Posts Tagged ‘Christmas Shoes’

Late December is not only the time for grading and holidays, it is also the time to repost things that were written long ago as an alternative to writing something new when busy with grading and holidays. (Alternatively, one might also post old things by others!) In keeping with this tradition and the approach of Christmas, here are some Christmas-themed posts from the past:

2015: Life after murder for Kevin Mcallister


2015: Preferred pronouns on the shelf

2014: Christmas as social control

2013: Christmas at Fox News

2012: Kevin McCallister, murderer?

2012: Toys for rich and poor

2012: Toys for boys and girls

2012: Thoughts on Rudolph the Red-Nosed Reindeer

2011: Holiday advertising gone wrong (a.k.a. the Folgers commercial)

2010: The world’s most offensive Christmas song

2009: Christmas spells relief

“Like” Memoirs of a SLACer on Facebook for links to holiday-themed posts a few times a year and non-holiday-themed posts the rest of the year.

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Today is December 15, which means that there are 10 more days to gear up for Christmas or, alternatively, ten more days until you will stop hearing “Jingle Bell Rock” everywhere you go. In either case, here are some snarky Christmas-themed posts to pass the time:

2014: Christmas as social control

2013: Christmas at Fox News

2012: Kevin McCallister, murderer?

2012: Toys for rich and poor

2012: Toys for boys and girls

2012: Thoughts on Rudolph the Red-Nosed Reindeer

2011: Holiday advertising gone wrong (a.k.a. the Folgers commercial)

2010: The world’s most offensive Christmas song

2009: Christmas spells relief

Christmas Bonus: A subscription to the Jelly of the Month Club? No, its the Hater’s Guide to the Williams-Sonoma Catalog for 2012, 2013, and 2014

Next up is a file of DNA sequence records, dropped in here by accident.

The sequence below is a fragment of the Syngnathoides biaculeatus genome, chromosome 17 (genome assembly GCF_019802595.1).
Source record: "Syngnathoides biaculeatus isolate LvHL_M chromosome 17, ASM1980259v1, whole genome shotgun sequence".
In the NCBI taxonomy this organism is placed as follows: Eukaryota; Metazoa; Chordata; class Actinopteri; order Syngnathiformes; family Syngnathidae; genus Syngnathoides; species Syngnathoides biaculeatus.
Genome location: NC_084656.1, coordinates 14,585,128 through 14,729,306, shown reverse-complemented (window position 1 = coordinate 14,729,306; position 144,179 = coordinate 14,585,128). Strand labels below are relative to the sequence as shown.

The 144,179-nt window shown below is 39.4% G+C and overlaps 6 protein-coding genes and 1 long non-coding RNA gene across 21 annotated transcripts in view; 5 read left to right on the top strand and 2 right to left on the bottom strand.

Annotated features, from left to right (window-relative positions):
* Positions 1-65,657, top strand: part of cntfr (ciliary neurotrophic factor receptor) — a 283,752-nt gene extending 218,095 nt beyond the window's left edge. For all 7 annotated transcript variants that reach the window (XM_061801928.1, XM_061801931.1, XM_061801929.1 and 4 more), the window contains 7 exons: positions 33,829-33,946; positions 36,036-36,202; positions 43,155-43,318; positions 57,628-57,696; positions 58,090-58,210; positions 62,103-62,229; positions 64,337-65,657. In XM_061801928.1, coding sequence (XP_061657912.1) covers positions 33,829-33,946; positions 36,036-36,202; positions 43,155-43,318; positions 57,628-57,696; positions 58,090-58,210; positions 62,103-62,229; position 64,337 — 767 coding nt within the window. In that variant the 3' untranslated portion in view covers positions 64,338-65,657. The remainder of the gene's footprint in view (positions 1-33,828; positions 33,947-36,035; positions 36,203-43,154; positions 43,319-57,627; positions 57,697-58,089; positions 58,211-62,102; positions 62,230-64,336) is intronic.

“Like” Memoirs of a SLACer on Facebook and I promise I will stop playing “Jingle Bell Rock” (and doing the dance from Mean Girls).

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Another year, another holiday season, and another chance for me to reiterate that “The Christmas Shoes” is the world’s most offensive Christmas song.

To cleanse your eardrums, please enjoy the perfect mix of holiday emotions (equal parts happiness and sadness, hope and despair) that are captured in “Christmas Time is Here.”

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The passing of Thanksgiving means that it is officially Christmas music season.  As noted a year ago, my anticipation for Christmas and the corresponding winter break is directly proportional to how busy I am.  Given my experiences with committee work and advising this semester, I may be looking forward to Christmas as much as I ever have.  One thing that I am not looking forward to, however, is the return of the world’s most offensive Christmas song: The Christmas Shoes.  (If you absolutely must, you can listen to the song here.)

Since you’re wondering how a song about shoes and Christmas can be offensive, allow me to provide some examples from the song’s lyrics.  Let’s start at the beginning:

It was almost Christmas time, there I stood in another line
Tryin’ to buy that last gift or two, not really in the Christmas mood
Standing right in front of me was a little boy waiting anxiously
Pacing ’round like little boys do
And in his hands he held a pair of shoes

His clothes were worn and old, he was dirty from head to toe